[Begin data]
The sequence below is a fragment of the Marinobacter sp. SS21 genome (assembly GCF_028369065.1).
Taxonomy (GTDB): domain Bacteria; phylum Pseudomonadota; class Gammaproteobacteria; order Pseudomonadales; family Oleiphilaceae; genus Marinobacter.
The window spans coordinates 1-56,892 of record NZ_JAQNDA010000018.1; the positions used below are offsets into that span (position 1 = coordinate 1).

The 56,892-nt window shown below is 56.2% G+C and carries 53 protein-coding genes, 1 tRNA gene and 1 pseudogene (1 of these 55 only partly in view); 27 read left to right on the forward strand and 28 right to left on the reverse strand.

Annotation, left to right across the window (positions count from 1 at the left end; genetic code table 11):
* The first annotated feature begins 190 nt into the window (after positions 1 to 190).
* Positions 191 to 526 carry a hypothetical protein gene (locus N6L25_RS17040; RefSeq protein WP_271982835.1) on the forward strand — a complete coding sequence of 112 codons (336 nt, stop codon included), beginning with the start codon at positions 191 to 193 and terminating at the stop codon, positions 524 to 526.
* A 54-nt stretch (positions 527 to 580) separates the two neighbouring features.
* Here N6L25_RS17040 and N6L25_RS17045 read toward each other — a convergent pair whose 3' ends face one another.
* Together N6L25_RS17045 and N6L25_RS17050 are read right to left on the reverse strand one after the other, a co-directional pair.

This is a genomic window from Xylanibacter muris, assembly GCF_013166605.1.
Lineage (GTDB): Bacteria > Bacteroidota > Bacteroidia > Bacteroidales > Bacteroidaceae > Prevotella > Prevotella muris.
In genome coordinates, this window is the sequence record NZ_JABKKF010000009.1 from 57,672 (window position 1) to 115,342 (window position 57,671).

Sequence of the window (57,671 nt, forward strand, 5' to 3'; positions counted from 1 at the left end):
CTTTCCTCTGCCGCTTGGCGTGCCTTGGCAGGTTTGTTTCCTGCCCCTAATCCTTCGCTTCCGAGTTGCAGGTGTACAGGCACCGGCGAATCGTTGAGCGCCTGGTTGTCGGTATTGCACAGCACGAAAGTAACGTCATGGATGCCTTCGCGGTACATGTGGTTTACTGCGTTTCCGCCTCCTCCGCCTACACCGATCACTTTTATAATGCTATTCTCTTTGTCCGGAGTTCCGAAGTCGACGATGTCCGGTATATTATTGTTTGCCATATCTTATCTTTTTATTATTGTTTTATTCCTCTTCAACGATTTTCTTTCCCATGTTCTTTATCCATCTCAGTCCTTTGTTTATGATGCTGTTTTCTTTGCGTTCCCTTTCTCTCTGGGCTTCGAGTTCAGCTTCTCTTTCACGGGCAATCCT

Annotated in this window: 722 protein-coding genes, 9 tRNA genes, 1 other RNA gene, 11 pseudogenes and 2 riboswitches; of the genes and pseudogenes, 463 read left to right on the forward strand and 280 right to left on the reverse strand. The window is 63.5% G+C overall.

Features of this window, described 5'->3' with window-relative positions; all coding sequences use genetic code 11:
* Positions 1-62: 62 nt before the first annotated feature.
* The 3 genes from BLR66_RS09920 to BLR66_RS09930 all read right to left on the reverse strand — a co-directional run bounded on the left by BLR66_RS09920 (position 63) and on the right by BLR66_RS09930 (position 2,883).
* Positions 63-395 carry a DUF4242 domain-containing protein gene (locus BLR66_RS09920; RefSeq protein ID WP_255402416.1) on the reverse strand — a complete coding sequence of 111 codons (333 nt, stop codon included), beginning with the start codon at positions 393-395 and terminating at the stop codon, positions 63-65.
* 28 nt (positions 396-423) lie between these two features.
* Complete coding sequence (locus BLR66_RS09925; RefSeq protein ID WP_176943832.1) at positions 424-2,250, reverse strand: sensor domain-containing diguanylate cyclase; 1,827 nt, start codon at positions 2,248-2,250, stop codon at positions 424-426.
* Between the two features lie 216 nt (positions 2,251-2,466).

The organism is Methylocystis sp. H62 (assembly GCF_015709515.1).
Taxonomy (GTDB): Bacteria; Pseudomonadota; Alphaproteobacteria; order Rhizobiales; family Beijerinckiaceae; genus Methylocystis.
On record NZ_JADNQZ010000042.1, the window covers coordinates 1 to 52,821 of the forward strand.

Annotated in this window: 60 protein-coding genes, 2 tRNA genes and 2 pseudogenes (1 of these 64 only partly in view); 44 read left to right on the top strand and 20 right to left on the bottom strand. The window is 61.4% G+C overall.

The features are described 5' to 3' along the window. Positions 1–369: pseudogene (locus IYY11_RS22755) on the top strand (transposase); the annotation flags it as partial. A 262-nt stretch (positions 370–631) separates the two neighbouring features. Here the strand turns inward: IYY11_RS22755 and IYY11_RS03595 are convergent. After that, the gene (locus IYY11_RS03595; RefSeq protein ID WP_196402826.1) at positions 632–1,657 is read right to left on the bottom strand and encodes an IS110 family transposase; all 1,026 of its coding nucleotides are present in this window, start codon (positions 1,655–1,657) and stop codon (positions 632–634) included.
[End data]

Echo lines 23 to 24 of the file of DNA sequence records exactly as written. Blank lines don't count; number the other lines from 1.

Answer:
* Between the two features lie 216 nt (positions 2,251-2,466).

The organism is Methylocystis sp. H62 (assembly GCF_015709515.1).